M13 - Globular Cluster in Hercules
Copyright 2007 Frank Hinson
M13 is the best known of a class of objects called globular star clusters. They are generally groups of several hundred thousand stars in a distinctly spherical shape that occupy a halo region around the central bulge of spiral galaxies, such as our own Milky Way galaxy. They also are some of the oldest objects in the universe based on studies of the concentrations of elements within the constituent stars. In the cores of such clusters, the stars are more than 500 times closer together than in normal space.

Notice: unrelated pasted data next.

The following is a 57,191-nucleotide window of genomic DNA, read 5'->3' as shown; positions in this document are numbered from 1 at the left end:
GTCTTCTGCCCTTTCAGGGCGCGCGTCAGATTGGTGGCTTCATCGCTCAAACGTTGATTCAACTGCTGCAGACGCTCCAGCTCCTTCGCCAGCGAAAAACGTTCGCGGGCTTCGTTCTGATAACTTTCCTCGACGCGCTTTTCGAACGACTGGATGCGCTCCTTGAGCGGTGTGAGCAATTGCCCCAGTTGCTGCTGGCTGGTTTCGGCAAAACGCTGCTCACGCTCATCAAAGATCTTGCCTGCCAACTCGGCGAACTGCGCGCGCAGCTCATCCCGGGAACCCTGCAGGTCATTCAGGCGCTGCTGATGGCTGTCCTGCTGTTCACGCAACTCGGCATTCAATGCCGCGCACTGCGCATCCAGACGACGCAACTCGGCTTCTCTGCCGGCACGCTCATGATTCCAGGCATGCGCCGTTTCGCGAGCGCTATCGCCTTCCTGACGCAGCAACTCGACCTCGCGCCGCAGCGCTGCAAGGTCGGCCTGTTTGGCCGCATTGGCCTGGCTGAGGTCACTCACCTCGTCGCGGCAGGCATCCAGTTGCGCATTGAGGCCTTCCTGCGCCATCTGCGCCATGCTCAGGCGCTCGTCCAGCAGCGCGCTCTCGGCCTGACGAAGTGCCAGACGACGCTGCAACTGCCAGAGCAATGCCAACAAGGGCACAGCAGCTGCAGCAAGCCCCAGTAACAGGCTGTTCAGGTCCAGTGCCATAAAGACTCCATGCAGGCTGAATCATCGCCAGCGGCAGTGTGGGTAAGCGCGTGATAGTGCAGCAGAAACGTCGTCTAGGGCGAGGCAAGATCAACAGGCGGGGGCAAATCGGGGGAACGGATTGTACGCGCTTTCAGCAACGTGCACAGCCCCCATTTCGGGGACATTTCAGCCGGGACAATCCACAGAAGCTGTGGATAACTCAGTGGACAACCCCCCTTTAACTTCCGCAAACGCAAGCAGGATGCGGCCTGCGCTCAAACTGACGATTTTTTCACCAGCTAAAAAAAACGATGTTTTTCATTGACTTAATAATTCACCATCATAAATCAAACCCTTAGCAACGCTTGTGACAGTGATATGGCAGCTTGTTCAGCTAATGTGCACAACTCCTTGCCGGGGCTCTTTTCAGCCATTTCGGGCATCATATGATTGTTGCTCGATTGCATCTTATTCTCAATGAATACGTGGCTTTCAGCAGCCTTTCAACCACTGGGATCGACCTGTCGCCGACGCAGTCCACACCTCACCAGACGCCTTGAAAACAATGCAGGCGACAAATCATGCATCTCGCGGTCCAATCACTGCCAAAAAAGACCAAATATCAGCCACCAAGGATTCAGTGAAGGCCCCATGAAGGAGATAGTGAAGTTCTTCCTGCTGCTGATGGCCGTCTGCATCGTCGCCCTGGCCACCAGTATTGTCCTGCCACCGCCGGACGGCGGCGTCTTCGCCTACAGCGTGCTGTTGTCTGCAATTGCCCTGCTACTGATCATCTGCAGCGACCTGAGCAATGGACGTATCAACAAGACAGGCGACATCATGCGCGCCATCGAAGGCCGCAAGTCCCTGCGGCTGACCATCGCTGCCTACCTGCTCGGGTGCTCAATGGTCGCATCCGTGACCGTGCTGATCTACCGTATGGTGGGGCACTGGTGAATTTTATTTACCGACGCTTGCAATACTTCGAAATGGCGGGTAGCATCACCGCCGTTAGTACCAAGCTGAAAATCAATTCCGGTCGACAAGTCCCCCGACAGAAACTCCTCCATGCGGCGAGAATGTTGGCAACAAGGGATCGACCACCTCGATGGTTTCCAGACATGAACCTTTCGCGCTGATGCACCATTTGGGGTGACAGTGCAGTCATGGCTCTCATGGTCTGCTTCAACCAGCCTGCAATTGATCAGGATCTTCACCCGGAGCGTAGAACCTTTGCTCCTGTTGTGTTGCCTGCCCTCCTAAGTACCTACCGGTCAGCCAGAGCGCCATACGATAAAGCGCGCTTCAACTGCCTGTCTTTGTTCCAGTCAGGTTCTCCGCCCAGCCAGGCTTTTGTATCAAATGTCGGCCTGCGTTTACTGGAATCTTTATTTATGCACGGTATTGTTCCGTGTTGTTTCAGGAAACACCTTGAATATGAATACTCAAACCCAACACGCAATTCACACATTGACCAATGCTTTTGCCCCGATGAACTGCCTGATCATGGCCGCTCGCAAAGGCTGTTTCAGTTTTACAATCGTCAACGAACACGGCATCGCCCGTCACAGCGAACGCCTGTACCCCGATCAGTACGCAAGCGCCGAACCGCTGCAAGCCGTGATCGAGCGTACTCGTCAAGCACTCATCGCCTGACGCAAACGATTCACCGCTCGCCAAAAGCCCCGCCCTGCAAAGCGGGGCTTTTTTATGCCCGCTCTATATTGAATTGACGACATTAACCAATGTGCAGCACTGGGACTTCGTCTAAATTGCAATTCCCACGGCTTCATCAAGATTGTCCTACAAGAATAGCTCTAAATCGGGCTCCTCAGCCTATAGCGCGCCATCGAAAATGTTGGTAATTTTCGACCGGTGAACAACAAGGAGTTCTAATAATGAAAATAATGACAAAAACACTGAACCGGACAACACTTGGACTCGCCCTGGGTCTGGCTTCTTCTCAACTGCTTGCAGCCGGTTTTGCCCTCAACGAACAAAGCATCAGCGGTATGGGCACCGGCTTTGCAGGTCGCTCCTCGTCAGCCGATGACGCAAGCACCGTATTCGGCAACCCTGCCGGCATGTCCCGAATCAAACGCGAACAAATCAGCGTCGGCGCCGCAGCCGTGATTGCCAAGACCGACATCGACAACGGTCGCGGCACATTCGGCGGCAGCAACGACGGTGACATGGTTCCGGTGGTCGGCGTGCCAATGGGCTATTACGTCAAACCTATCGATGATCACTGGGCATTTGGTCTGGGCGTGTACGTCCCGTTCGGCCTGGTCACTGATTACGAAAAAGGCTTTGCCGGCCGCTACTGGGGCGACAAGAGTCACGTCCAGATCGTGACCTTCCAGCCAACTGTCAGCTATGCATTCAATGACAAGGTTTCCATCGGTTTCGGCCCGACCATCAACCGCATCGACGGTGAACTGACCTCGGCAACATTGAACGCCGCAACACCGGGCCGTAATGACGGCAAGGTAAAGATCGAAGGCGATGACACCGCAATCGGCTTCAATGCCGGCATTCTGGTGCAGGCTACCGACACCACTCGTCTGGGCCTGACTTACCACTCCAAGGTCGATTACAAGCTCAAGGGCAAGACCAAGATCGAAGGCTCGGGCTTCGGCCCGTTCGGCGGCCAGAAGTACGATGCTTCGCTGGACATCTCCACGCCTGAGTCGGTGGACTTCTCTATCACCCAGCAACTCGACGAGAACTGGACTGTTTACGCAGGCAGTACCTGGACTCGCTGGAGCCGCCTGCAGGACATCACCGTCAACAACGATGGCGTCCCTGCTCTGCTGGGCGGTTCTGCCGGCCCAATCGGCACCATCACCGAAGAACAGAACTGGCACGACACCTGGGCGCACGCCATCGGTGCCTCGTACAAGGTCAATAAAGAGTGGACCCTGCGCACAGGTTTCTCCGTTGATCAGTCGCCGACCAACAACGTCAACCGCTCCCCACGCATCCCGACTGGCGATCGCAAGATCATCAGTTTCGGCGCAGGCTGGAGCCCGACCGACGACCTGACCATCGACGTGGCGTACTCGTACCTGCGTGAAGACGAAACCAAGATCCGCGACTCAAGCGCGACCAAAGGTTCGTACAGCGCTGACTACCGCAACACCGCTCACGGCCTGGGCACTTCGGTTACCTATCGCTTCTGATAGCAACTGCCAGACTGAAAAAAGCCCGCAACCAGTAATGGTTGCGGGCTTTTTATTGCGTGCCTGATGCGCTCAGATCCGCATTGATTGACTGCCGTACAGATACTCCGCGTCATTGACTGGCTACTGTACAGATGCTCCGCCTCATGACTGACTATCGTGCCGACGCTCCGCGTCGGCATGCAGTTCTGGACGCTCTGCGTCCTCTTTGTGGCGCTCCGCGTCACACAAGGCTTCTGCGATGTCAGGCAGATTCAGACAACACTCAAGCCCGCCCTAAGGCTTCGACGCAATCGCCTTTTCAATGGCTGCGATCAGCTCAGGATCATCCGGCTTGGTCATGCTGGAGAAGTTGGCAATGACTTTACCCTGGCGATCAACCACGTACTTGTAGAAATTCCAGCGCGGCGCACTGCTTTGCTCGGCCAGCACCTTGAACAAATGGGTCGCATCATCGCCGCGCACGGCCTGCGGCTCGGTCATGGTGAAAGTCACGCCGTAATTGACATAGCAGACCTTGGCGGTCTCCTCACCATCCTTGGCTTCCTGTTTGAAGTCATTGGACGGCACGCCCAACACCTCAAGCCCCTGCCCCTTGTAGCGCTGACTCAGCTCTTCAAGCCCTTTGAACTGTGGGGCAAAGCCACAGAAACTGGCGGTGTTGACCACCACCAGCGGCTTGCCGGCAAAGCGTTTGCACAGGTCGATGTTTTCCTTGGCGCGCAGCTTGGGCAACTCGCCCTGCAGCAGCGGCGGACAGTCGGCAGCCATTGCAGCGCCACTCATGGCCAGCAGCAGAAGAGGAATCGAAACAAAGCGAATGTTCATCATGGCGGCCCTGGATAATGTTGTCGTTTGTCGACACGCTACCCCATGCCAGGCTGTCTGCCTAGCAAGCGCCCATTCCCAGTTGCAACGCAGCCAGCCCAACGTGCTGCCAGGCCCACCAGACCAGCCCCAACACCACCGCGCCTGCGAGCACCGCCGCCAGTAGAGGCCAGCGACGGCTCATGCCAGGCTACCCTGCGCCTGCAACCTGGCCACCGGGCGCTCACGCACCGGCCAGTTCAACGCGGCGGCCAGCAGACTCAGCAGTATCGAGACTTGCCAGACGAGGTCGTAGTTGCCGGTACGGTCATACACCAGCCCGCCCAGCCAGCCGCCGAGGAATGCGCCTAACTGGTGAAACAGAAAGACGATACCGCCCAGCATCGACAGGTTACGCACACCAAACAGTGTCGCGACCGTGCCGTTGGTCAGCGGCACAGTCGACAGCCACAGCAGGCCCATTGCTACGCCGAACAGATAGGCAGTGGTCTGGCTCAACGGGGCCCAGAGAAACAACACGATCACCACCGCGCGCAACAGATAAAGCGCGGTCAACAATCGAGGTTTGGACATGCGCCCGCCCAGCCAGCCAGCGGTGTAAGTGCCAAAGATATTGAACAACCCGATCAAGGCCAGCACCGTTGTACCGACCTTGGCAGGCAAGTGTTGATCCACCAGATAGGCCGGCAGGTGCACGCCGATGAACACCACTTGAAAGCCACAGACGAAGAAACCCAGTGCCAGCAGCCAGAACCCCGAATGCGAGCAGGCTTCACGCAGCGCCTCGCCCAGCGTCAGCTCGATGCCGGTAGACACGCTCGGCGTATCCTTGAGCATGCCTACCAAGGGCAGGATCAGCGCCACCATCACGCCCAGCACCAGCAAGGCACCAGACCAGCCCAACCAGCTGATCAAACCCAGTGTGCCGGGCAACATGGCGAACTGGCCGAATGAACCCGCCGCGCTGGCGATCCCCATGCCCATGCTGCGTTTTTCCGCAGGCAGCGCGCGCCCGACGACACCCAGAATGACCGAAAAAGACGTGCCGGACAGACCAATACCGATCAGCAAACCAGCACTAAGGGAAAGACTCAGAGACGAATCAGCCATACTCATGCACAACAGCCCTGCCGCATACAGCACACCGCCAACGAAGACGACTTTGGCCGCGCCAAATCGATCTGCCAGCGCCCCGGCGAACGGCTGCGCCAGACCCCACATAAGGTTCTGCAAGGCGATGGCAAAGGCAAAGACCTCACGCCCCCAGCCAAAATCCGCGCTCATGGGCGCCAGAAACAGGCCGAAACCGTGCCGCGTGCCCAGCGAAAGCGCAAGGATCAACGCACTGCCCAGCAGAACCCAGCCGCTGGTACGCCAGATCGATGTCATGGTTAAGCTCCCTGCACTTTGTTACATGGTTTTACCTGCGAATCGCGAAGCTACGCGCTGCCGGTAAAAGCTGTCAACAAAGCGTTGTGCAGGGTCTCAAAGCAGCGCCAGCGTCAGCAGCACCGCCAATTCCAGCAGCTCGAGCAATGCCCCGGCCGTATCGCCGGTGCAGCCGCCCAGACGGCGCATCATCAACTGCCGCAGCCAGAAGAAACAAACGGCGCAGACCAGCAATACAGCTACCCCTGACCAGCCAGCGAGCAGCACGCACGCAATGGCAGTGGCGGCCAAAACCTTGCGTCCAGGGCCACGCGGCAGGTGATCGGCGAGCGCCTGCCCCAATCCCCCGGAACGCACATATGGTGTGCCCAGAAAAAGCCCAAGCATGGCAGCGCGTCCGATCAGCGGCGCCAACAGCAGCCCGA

M13 lies at a distance of 25,100 light years. It is visible by the naked eye from dark sky locations as a very faint smudge along one edge of the "keystone" of stars in the central part of the constellation Hercules. In 1974, M13 was selected to be the target of the first radio message to possible extraterrestrial civilizations intentionally beamed into space from the large radio telescope in Arecibo, Puerto Rico.
May 26, 2007 Foster/Hinson Observatory Bethune, SC
Instrument: Canon 350XT Digital SLR (modified) through 12.5" F/5 Newtonian
Focal Ratio: F/5
Guiding: None - AP1200 mount
Conditions: Visually clear
Weather: 60 F
Exposure: 120 minutes total (60 x 2 minutes)
Filters: Baader UV/IR Block
Processing: Focused and captured with DSLRFocus. Processing in ImagesPlus and Photoshop.